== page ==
Cy Young 2015: Sizing up the finalists
The Cy Young award promises for be the most contested, and most exciting, race this award season. Major League Baseball has announced three finalists in both leagues, and all six players have a legitimate case to take home the award.
Over in the National League, fans are already well aware of the intense battle. For a while, it looked like Zack Greinke and his microscopic ERA might edge out the competition. Then, Jake Arrieta proceeded to go on one of the most dominant runs in baseball history. While those two received the major headlines down the stretch, Clayton Kershaw somehow quietly finished with another dominant season.
[Related: Rangers’ Jeff Banister wins AL Manager of the Year]
The American League race hasn’t received as much attention, but promises to be just as good. Dallas Keuchel seemed like an early favorite, but that was before David Price got shipped to a contender. Once Price started dominating for a contender again, he suddenly jumped back into the public’s eye. Sonny Gray may not have been in the public’s eye all that much because he played for a bad team, but his numbers are hard to ignore.
That’s just the quick rundown. Let’s take a closer look at the six finalists, their stories and their chances at taking home the award. The winners will be announced Wednesday in an MLB Network special that begins at 6 p.m. ET.
Sonny Gray — Oakland Athletics
In brief: The 27-year-old turned in another excellent season with the Athletics, but flew under the radar since the team was bad. He basically reproduced his 2014 numbers, walking slightly fewer and posting a slightly lower ERA.
Key stats: Gray doesn’t wow you in one particular area. He’s above-average or great in nearly every facet of the game. He struck out 20.3 percent of all opposing batters while limiting his number of free passes. His 2.73 ERA was good for third among all starters in the AL.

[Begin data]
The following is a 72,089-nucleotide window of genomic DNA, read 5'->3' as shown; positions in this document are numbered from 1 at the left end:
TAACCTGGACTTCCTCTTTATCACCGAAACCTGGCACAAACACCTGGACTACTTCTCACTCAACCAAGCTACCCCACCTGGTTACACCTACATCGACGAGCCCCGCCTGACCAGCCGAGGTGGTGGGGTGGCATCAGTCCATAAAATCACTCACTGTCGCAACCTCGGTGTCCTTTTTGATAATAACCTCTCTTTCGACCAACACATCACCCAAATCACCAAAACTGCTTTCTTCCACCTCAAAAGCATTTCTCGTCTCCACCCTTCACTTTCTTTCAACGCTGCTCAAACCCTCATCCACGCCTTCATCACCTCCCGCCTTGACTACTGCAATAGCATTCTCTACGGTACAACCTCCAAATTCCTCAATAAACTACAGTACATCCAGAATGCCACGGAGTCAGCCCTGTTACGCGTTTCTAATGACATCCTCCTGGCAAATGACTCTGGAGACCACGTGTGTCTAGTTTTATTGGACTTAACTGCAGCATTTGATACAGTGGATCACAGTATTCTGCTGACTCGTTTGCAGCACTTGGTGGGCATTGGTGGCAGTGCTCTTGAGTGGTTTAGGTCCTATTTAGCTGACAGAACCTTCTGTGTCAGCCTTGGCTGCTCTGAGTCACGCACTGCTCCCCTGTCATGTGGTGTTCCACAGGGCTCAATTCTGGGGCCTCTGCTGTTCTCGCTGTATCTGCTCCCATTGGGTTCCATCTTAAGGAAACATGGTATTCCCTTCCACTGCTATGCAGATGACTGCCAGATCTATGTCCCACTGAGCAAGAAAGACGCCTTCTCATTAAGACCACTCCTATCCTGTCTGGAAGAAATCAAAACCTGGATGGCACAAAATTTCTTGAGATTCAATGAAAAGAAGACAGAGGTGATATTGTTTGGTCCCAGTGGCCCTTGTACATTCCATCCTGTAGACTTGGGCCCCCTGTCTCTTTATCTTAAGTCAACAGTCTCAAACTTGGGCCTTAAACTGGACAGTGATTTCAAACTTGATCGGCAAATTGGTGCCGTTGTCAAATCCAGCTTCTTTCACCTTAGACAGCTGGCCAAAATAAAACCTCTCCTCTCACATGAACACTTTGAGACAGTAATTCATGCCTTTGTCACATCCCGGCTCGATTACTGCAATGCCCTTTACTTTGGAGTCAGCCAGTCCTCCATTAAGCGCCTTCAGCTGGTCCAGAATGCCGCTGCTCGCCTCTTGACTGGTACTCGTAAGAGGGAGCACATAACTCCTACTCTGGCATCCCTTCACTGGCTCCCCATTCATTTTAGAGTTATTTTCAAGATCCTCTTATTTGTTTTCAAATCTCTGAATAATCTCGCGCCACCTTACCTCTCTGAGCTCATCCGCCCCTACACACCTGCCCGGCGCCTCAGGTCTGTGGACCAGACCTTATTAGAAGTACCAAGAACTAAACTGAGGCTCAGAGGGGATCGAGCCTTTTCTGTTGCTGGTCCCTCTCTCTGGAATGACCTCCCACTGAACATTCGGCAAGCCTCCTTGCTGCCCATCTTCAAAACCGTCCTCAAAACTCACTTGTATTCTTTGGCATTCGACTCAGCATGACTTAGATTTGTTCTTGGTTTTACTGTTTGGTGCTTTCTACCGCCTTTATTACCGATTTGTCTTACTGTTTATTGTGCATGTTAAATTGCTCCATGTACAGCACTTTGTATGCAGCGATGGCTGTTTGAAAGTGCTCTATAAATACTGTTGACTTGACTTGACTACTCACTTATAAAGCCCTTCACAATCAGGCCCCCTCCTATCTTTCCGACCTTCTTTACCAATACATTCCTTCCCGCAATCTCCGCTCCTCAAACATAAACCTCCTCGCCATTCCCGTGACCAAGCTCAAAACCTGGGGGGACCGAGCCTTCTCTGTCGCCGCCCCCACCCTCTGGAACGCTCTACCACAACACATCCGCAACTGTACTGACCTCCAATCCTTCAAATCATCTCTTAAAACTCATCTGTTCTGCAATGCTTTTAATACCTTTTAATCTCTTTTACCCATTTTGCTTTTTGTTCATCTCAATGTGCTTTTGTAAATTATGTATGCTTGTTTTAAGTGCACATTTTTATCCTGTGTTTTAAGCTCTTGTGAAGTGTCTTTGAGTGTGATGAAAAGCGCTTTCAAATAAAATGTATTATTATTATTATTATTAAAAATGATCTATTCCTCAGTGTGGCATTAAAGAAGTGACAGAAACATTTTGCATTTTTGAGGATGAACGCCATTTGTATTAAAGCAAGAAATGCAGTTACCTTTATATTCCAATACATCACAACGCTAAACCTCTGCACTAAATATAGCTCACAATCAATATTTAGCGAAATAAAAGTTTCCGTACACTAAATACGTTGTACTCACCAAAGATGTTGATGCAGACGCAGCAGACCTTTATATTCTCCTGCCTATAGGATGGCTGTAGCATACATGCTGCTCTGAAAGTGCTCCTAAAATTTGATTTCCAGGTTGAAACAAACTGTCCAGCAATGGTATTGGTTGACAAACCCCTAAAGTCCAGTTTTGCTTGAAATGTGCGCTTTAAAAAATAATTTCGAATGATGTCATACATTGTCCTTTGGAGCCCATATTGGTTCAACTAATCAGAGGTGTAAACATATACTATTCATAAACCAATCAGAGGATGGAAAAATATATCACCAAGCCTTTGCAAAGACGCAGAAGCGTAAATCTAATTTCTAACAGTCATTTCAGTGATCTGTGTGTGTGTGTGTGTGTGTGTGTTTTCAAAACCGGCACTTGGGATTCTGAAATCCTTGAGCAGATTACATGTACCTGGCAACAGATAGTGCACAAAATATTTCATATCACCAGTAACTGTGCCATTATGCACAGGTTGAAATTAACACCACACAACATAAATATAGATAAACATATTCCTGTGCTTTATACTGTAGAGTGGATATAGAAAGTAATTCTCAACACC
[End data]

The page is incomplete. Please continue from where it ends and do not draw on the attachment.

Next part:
Case for: Gray would have been a much better candidate if the season ended in July. Over the first half of the season, he posted a 2.04 ERA over 123 2/3 innings. Had he kept that up, he probably would have had a more legitimate argument for the award.
Case against: Gray collapsed down the stretch, posting a 3.74 ERA in the second half. That gave him a higher ERA than both Keuchel and Price, his biggest competition for the award. And since Gray’s team didn’t reach the playoffs, he needed all the advantages he could get.
Dallas Keuchel — Houston Astros
In brief: Keuchel doubled down on his 2014 breakout, developing into one of the best pitchers in the league. He was the best player on a surprising Astros club (at least until Carlos Correa arrived), and constantly went deep into games while eating a ton of innings.
Key stats: Keuchel led the AL with 232 innings, and finished second with a 2.48 ERA. He ranked third among AL pitchers with a 6.1 fWAR. Thanks to his ridiculous sinker, Keuchel posted a league-leading 61.7 percent ground ball rate. Keuchel isn’t all about finesse, though, he finished fifth in the AL with 216 strikeouts.
[Related: Joe Maddon caps Cubs’ surprising season with NL Manager of the Year award]
Case for: No one epitomized the Astros surprise run more than Keuchel. His emergence as a legitimate ace was a shock, and yet, all the numbers support the breakout. The fight between he and Price should be tight, but Keuchel’s slight lead in innings pitched could give him an edge. If you still value pitcher wins (you shouldn’t) Keuchel led the AL with 20.
Case against: Price was just as good, and holds a slight lead in a number of important statistical categories over Keuchel. It’s going to be a close one.
David Price — Toronto Blue Jays
In brief: A midseason trade for Toronto seemed to reinvigorate Price’s Cy Young chances. He was excellent in Detroit, but his performance down the stretch, while leading the Blue Jays to the playoffs, got people talking about him again. He’s turned in a number of exceptional seasons over his career, but 2015 may have been his best.